The EPWP in the social sector: Valuing or de-valuing 'women's work'?

Posted on November 17, 2015

On Friday, 6 November 2015, Prof Christi van der Westhuizen from the Centre for Sexualities, AIDS and Gender at the University of Pretoria (UP), hosted a seminar on the South African government's Expanded Public Works Programme (EPWP). The topic was ‘The Expanded Public Works Programme in the social sector: Valuing or de-valuing ‘women's work’?’ The event took place at the University’s Hatfield Campus and was attended by several senior government officials, including the Deputy Minister of Public Works, Jeremy Cronin.

The proceedings were opened by Prof Anton Ströh, Vice Principal: Institutional Planning, and served as the launch of new research in the form in a publication, funded by the Heinrich Boell Stiftung. The discussant was Prof Andries Bezuidenhout, co-author of Grounding globalisation: Labour in the age of insecurity and associate professor in the Department of Sociology at UP. Three research papers exploring the gender division of labour in relation to the EPWP and work insecurity were presented at the event.

The EPWP is a key government initiative that seeks to contribute to the South African government’s policy priorities in terms of decent work and sustainable livelihoods, education, health, rural development, food security and land reform. Against the background of growing inequality and high levels of poverty and unemployment, which disproportionately affect black women, the EPWP was instituted in 2004/5 to alleviate joblessness with labour-intensive work opportunities. Initially it was envisioned that 60% of beneficiaries of the programme’s short-term, low-paying jobs (such as care work in the social sector – a sector not normally included in such programmes) would be women, but this was later reduced to 55%. The research was conducted on the gender dimension of the EPWP, and sought to address the question of whether the inclusion of a sector in which women predominate contributes towards the eradication of racialised gender inequality and iniquity in post-apartheid South Africa.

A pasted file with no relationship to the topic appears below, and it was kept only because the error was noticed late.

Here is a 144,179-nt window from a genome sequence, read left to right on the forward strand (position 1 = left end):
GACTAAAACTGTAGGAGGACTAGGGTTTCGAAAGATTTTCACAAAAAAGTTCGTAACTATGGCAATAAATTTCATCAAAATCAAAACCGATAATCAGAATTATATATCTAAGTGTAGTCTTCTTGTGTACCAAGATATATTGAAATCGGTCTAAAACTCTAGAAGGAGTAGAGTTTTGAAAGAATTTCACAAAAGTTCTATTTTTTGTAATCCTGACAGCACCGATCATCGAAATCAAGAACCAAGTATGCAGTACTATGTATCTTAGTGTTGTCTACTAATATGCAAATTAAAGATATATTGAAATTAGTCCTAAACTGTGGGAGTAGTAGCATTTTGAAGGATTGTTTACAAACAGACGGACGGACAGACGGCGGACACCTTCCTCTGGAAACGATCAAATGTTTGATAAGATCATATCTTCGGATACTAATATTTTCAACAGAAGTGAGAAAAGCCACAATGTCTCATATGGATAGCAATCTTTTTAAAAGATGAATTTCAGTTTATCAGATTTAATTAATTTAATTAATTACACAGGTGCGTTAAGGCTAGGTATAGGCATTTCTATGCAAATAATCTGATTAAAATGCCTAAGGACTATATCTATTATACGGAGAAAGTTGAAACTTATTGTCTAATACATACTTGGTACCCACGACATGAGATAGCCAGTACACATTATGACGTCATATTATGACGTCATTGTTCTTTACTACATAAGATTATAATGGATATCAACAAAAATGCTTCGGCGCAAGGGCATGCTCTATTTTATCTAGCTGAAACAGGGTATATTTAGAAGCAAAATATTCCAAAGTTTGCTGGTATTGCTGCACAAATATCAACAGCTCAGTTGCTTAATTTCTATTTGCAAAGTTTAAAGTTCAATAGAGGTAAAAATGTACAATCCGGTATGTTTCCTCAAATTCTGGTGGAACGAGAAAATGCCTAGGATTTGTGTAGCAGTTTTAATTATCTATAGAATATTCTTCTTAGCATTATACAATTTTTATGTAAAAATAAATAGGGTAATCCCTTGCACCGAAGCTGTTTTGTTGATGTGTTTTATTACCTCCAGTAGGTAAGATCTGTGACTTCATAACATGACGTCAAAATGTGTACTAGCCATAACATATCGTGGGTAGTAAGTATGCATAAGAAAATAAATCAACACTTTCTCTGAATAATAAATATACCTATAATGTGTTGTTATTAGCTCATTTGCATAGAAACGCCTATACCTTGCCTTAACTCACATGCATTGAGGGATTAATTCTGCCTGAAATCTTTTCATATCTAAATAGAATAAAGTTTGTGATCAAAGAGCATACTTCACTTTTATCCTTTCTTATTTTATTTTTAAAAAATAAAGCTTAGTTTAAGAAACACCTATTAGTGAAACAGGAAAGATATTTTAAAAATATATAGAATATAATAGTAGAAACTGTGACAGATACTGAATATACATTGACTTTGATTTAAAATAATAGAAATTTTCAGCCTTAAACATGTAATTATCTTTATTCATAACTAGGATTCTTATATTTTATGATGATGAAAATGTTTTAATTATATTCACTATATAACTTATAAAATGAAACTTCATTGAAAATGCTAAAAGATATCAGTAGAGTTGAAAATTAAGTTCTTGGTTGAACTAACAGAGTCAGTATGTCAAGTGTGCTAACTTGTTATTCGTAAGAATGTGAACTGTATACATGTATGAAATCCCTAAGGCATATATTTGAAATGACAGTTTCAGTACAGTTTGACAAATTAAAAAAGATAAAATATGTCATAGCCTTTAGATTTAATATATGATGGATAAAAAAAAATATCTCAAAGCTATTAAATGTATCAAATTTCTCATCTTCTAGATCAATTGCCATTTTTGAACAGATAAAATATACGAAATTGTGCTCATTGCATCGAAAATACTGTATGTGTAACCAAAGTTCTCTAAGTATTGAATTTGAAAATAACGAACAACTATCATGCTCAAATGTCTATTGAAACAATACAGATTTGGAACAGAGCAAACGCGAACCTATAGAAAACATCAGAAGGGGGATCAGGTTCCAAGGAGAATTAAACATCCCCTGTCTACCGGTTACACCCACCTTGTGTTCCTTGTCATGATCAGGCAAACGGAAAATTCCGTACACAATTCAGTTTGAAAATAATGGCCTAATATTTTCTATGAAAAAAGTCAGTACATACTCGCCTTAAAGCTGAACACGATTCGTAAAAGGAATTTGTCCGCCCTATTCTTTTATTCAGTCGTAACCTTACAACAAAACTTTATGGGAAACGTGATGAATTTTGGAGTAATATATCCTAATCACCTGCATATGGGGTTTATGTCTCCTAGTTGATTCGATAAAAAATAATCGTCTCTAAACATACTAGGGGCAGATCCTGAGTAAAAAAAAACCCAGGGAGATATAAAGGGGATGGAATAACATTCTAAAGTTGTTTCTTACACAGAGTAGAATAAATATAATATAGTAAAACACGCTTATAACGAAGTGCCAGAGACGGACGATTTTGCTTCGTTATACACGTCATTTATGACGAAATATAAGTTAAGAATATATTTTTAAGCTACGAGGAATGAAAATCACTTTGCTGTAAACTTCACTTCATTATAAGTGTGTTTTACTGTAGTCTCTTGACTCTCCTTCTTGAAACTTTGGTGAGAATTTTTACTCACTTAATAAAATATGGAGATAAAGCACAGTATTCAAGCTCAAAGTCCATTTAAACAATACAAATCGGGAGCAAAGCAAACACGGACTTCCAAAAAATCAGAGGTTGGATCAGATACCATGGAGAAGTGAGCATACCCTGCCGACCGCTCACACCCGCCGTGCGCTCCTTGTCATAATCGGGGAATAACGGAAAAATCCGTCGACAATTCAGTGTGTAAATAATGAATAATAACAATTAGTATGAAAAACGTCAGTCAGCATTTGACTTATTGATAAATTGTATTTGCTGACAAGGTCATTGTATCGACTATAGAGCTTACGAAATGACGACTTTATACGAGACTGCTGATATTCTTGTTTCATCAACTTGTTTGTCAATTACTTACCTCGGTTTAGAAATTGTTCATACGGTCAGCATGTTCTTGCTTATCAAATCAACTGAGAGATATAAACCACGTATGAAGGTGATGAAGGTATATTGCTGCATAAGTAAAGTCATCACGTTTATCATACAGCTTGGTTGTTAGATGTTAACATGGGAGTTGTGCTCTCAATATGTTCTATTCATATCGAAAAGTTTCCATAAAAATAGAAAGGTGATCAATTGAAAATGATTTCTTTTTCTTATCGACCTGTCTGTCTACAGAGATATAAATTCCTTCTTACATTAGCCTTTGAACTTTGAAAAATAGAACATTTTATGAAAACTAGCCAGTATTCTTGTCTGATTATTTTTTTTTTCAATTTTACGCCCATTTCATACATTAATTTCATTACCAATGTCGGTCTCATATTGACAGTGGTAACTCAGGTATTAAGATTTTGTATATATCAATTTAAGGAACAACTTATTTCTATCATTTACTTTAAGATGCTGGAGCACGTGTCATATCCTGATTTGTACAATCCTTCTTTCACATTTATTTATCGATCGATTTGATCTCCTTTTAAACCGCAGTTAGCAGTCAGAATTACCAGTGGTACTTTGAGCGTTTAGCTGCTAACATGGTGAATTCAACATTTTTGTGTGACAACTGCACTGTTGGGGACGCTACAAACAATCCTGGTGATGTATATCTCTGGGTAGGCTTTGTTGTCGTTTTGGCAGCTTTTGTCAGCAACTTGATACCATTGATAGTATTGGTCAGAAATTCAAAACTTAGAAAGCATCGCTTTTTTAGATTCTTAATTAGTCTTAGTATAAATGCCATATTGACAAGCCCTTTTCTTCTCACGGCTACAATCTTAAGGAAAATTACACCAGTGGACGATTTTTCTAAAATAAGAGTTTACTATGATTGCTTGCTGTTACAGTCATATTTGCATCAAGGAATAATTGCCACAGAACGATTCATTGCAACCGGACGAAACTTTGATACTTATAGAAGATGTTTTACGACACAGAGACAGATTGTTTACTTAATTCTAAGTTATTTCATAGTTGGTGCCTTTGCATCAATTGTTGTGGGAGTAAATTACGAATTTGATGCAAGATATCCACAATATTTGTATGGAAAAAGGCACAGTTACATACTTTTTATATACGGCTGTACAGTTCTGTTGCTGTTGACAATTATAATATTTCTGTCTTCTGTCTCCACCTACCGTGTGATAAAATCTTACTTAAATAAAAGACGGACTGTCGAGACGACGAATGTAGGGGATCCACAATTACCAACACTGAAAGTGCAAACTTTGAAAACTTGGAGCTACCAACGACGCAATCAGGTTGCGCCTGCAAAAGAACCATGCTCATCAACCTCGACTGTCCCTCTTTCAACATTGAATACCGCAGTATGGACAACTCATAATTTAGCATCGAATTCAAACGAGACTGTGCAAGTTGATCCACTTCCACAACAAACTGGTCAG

Prof Van der Westhuizen presented her paper titled, ‘The 20 year march to precarious labour for poor women: Public works employment from the RDP to the NDP’, after which Lisa Vetten, from the Wits Institute for Social and Economic Research (WISER) at the University of Witwatersrand, presented a paper titled, ‘Who cares? Post-rape services and the Expanded Public Works Programme in South Africa’. Penny Parenzee from On Par Development Consultancy then presented a paper titled, ‘Early Childhood Development and the EPWP: Implications for poor women and their families’.

The publication, titled Who cares? South Africa's Expanded Public Works Programme in the social sector and its impact on women, will soon be available for download from


- Author Ansa Heyl

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